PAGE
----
Sentosa is the Orlando of Singapore — an island comprised of a Universal Studios theme park, and as many spas, casinos and beaches as you could ever desire. Last month, the tourist-friendly island opened its newest addition: the world’s largest oceanarium.

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Thanks to this age of instant gratification, pretty much anything can be done via computers and smartphones when it comes to booking travel. Some sites and apps allow you to go even further — with the Conrad Concierge app, users can make dinner reservations, request housekeeping and even check in and check out of their hotel stay with the touch of a button. Hipmunk.com allows users to find the best airfare according to routes with the least “agony” involved. And the next big thing? Sivi.com. READ MORE

Joshua Tree National Park

Photography by Kwin Mosby

When most people think of a warm winter getaway, they think about Florida or the Caribbean as prime destinations to soak up sunrays. California can be an iffy destination if you’re looking for hot weather, but bargains abound if you’re willing to don a jacket for a quick weekend getaway.

I was looking for a somewhat inexpensive vacation spot during the holidays and found out that Palm Springs, CA, is not only a popular gay travel destination, but the resort town is also a short driving distance to Mount San Jacinto State Park and a 1-hour drive from Joshua Tree National Park. So it was a no-brainer because I needed a trip that would provide me with the possible option to commune with nature for a couple hours or even a day.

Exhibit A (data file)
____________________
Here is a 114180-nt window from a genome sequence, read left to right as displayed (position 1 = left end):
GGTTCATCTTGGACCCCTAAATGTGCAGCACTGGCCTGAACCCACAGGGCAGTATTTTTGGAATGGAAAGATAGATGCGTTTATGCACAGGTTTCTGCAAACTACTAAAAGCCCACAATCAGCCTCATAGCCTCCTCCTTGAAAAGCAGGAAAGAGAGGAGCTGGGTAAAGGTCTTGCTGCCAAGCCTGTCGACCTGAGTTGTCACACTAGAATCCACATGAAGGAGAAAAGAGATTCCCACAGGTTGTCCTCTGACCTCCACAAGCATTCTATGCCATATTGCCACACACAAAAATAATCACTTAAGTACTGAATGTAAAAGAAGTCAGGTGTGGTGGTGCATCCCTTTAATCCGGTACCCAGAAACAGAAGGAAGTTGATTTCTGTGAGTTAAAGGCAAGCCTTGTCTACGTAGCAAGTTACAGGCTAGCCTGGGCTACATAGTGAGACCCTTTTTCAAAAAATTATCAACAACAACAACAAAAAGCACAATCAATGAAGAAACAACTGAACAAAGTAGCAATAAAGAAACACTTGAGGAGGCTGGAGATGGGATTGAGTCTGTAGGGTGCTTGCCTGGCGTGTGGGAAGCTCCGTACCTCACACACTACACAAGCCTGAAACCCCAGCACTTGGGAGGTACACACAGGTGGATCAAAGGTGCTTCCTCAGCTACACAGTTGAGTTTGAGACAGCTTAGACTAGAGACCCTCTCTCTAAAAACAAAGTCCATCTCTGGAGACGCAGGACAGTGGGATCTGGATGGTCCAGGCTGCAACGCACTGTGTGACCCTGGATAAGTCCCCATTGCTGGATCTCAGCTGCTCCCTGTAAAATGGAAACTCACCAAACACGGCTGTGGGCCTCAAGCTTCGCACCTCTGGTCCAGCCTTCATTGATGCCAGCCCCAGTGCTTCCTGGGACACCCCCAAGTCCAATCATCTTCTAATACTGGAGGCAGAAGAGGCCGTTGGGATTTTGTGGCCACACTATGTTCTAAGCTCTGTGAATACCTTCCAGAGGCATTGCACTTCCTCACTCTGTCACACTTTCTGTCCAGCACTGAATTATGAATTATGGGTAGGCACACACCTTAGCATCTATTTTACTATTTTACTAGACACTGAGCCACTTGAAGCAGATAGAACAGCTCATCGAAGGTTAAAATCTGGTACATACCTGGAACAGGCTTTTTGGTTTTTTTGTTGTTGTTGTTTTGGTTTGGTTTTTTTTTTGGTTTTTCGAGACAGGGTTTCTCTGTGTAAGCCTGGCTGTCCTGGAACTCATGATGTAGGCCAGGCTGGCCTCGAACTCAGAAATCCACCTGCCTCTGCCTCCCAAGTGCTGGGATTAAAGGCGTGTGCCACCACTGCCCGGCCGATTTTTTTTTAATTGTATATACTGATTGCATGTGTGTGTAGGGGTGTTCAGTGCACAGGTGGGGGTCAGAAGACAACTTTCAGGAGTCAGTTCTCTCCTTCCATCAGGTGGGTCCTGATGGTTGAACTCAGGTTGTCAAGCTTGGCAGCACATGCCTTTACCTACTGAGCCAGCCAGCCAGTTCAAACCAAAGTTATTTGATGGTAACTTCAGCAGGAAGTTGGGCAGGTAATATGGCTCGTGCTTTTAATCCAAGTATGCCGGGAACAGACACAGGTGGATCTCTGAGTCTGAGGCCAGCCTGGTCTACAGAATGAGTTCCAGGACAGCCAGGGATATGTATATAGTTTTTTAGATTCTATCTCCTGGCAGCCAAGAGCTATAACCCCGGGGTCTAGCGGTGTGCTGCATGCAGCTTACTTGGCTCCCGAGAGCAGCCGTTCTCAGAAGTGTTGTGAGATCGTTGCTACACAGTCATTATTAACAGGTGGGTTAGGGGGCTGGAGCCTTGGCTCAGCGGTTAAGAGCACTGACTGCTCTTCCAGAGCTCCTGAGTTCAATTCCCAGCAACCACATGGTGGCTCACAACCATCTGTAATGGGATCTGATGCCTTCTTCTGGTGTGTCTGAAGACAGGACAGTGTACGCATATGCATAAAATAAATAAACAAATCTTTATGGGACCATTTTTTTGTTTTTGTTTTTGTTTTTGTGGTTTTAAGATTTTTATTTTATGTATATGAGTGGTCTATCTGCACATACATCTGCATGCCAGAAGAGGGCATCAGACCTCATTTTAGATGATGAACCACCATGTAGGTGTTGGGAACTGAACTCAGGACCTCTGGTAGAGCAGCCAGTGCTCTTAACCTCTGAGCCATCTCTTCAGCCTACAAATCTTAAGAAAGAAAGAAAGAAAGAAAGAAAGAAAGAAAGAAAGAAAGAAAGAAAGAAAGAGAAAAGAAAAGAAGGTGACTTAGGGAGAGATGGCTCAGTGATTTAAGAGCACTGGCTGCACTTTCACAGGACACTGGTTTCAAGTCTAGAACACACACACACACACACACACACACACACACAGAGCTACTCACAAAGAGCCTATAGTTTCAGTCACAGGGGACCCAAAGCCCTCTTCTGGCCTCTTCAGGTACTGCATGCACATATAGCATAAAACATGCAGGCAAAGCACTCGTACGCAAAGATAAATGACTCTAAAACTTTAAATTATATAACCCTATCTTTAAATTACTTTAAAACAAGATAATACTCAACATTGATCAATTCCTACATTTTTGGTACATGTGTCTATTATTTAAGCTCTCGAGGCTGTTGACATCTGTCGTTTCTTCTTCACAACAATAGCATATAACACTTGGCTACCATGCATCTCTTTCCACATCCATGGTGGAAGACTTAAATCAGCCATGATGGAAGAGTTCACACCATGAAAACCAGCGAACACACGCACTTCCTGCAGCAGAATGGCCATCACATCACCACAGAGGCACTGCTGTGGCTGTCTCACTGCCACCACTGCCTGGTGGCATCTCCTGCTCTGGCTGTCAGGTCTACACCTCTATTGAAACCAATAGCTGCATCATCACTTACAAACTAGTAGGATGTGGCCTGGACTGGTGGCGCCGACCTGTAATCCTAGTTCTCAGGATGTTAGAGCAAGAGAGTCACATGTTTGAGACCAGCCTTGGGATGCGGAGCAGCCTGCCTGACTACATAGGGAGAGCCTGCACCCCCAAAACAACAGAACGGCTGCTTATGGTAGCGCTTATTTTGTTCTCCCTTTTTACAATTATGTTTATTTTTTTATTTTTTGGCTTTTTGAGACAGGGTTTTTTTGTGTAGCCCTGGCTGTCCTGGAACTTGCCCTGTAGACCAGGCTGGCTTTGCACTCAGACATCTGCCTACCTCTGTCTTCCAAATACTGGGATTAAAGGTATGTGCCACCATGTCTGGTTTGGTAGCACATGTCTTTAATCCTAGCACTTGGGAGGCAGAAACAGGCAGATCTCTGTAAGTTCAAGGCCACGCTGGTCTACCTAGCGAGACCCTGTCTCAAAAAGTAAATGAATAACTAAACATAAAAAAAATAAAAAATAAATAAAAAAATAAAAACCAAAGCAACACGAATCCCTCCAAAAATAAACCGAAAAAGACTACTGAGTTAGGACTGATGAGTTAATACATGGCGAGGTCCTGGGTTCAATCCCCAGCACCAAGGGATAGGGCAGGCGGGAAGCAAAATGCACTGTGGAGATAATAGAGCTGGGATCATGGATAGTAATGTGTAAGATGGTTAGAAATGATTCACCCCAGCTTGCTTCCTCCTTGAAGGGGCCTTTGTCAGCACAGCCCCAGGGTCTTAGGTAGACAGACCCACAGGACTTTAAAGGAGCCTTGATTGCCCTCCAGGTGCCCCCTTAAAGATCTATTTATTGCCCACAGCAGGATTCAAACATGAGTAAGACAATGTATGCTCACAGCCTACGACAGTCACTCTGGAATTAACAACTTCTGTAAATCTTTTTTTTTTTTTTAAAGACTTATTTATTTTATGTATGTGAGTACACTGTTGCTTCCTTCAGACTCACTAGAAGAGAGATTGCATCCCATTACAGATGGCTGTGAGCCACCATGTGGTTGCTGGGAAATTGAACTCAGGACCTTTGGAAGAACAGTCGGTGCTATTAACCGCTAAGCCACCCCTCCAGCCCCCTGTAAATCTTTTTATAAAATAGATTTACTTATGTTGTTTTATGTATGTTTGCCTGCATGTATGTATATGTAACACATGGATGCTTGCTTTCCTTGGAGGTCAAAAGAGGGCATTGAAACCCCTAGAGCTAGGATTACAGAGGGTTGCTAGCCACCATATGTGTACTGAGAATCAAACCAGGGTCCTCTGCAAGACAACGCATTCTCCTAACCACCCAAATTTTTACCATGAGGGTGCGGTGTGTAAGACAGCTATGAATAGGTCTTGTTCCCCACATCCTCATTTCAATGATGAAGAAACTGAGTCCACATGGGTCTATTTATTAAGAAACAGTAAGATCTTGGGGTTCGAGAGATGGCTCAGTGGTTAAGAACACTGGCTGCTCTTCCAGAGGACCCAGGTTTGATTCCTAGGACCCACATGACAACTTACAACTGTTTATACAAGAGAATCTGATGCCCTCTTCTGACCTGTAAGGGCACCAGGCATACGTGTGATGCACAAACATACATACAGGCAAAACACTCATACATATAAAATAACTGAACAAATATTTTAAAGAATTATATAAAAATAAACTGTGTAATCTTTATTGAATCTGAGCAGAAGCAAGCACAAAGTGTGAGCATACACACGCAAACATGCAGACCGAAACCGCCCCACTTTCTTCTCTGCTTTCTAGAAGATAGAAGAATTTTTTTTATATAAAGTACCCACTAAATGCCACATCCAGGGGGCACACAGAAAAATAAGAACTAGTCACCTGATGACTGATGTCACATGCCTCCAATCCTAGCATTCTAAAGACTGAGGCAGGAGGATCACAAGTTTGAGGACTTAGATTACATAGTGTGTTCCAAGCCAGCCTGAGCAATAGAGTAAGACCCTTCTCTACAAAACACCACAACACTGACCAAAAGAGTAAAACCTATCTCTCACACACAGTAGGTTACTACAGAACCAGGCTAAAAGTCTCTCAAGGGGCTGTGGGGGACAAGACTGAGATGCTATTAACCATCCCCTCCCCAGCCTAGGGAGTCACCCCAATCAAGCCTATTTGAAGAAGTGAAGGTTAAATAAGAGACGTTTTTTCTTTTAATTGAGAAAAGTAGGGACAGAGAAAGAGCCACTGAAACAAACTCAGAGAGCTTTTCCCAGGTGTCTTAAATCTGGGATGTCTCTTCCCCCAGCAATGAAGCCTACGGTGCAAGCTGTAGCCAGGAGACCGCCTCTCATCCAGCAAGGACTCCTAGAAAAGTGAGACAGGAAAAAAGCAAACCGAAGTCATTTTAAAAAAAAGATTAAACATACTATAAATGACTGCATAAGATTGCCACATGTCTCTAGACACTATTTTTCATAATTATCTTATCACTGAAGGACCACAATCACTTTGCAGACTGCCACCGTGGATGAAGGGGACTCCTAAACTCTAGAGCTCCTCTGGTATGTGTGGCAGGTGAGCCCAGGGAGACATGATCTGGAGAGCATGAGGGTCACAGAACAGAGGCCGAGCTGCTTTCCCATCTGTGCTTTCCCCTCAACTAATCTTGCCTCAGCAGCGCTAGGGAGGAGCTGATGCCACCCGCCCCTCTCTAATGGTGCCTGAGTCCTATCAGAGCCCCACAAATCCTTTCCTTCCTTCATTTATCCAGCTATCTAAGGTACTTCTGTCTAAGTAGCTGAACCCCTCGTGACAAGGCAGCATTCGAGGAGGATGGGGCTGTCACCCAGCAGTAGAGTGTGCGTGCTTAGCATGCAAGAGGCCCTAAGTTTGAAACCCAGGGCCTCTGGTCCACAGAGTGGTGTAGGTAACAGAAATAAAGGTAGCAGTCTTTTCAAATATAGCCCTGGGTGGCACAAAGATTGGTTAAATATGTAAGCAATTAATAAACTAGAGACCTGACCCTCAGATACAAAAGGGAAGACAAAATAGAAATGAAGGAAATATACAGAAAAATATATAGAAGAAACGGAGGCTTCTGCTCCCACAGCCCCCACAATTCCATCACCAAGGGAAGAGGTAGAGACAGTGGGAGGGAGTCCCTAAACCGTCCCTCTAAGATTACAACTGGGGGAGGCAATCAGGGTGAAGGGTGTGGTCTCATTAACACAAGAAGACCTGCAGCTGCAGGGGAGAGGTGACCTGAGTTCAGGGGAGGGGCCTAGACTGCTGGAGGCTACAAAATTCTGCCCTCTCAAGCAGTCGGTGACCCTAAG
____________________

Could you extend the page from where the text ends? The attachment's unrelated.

Palm Springs Aerial Tramway/Mount San Jacinto State Park
When visiting Palm Springs, rent a car and explore outside the city limits. And if you’re an outdoor enthusiast, I recommend spending about $20 (per adult) to hop on the Palm Springs Aerial Tramway — just a 10- to 15-minute drive from downtown Palm Springs. The tramway (the largest of its kind in the world) offers amazing views of Mount San Jacinto, the highest peak in Palm Springs. Once you reach the top, there are several different self-guided trails as well as the Desert View trail if you want an awe-inspiring view of Palm Springs. And if there’s snow on top of the mountain, it’s a great spot to take the kids sledding.

My advice is to dress warmly and go early, otherwise expect to wait in line for an hour or more. Tourists can grab a bite to eat or warm up with spirits served at the Pines Cafe, located on the third floor of the Mountain Station. Food, alcoholic- and non-alcoholic beverages are also served at the Valley Station’s Cascade Cafe.

Joshua Tree National Park
If you have some time to kill, a day trip to Joshua Tree National Park is a must. The $15 entrance fee is a mere pittance when considering the abundance of natural beauty you’ll be able to explore. Head to Keys View to see — at a distance — Mount San Jacinto, the Coachella Valley, Palm Springs and yep, even the famous San Andreas Fault. And if the weather is clear you’ll be able to get a glimpse of the Mexico border.